Saturday, March 06, 2010

Mission Accomplished!

Yesterday morning we were up bright and early at 5:30 (which is not unusual for 'good' birders) in order to load up and head out into the woods to hopefully see the very elusive and also endangered Red Cockaded Woodpecker. C and I have been on this quest for quite a few years now, but had been unsuccessful thus far. I first became acquainted with this bird when I read Janisse Ray's wonderful book, "Ecology of a Cracker Childhood" and I was instantly wrapped up in its plight and that of others who call the piney woods their home. So, yesterday morning as we tromped through the stand of longleaf pines in the dark, I was reminded of Ray's wonderful descriptions of this habitat, which is also home to the Gopher Tortoise, another endangered species. You see, in order to view the RCWs it is necessary to catch them as they emerge from their tree cavities at dawn, before they spend the day out foraging for insects in the forest. They do not return home until dusk (unless they have hungry young in their nests to feed), and then they immediately enter their tree cavities and don't emerge again until the following dawn. When they first emerge, they spend a few minutes chirping and flitting about, so you stand the very best chance of viewing them then. Six of us hearty souls made the trek, and we were rewarded by viewing not just one but FIVE RCWs! WooHoo! It was a very exciting few minutes for all of us, and just between you and me I will tell you that I was brought to tears. I'm not what you would call a serious birder, and I don't keep a 'life list', but I feel so honored to see these lovely creatures.

I think one of the most wonderful parts of yesterday morning's walk in the woods was the fact that it was totally dark and silent (except for the noise of the wire grass brushing against our pants' legs) when we first arrived in the nesting area, and then the sun slowly began to rise, and dawn was upon us. As that happened the birds began to chirp. During our 'briefing' the night before, we learned the lovely call of the Bachman's Sparrow, and saw many pictures of it to help
us identify it in the field. While not endangered, the Bachman's is considered 'near threatened' because as with the RCW and the Gopher Tortoise, its piney woods habitat is rapidly being destroyed. The forest service is doing all that it can to preserve some of these areas from developers, and I hope that they are not too late.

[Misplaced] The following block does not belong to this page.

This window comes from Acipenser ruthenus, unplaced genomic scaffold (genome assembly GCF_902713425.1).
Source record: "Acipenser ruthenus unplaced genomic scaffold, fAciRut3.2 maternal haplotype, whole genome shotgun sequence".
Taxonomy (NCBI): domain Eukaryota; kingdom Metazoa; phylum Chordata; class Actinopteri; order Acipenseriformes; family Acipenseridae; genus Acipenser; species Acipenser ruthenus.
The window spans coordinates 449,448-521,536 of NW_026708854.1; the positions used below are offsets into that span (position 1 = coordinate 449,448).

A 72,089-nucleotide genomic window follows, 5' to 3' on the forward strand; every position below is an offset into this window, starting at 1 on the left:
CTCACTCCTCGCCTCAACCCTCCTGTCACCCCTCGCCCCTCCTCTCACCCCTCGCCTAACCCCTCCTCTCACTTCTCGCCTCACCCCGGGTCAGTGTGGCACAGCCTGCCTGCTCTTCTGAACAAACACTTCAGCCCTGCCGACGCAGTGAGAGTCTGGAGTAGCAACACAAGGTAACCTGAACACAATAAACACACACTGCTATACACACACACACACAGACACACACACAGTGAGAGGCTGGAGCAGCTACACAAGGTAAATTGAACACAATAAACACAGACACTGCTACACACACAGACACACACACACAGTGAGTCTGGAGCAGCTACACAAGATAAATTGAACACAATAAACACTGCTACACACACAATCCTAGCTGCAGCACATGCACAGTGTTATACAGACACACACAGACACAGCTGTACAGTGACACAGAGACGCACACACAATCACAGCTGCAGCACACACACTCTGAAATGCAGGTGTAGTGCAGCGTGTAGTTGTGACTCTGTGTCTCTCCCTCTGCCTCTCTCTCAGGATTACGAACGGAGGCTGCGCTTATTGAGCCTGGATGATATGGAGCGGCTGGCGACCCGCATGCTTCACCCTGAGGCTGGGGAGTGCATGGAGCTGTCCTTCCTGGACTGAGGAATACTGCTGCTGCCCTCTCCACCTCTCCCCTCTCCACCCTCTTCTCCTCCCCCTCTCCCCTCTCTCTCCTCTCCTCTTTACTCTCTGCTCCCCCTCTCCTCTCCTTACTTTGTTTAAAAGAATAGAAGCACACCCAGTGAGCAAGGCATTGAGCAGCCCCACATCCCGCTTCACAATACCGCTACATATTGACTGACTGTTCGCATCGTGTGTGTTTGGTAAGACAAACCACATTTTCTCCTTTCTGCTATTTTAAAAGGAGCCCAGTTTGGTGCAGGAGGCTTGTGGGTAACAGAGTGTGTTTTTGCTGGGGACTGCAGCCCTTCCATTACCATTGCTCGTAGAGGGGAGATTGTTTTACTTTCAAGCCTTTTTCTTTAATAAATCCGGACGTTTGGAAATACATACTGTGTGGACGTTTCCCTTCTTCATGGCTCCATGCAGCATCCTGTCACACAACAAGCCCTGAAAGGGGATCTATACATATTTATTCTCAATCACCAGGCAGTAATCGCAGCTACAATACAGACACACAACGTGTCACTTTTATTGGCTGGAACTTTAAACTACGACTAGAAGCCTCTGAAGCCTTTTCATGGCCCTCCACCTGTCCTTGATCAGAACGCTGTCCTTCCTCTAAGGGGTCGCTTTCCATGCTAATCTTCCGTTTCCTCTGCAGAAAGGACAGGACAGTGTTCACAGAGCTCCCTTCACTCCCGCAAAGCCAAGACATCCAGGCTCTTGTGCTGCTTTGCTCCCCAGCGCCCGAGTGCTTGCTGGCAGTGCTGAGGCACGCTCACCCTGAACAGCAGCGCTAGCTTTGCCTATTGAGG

So, as we were waiting for the RCWs to emerge from their nesting cavities, we were serenaded by perhaps 25 Bachman's Sparrows. Their song is lovely and sweet, and we were surrounded by this incredible choir. You can hear it here.............just imagine 25 or 30 at dawn, out in the woods: marvelous!

As we walked back to our vehicle, we were able to see several very large gopher tortoise holes...lucky for us and the tortoises, none of us stepped in any holes!

It was a great trip: we met a lot of fine folks and saw some very beautiful birds. Barker greeted us warmly this morning and hasn't left our sides since we got home!

Hope you're having a great day!



Gerrie said...

woo hoo, indeed!

Eva said...

My parents were birdwatchers, too, and to a certain degree, I am. My most beautiful observation were bee-eaters in Portugal.
I just listened to the voice of this sparrow -- completely different from our sparrows, rather like warblers.

Vicki W said...

That is very cool!

Jeannie said...

What a wonderful song. I am so glad you got to see the birds you wanted to see. It should be warming up in your neck of the woods because we are supposed to get snow! ;-)

Kay Koeper Sorensen said...

What a over the top successful adventure you had this week.

Elizabeth said...

I would ahve joined you with tears. Moments like those are so special!! Thanks for sharing so much with us!!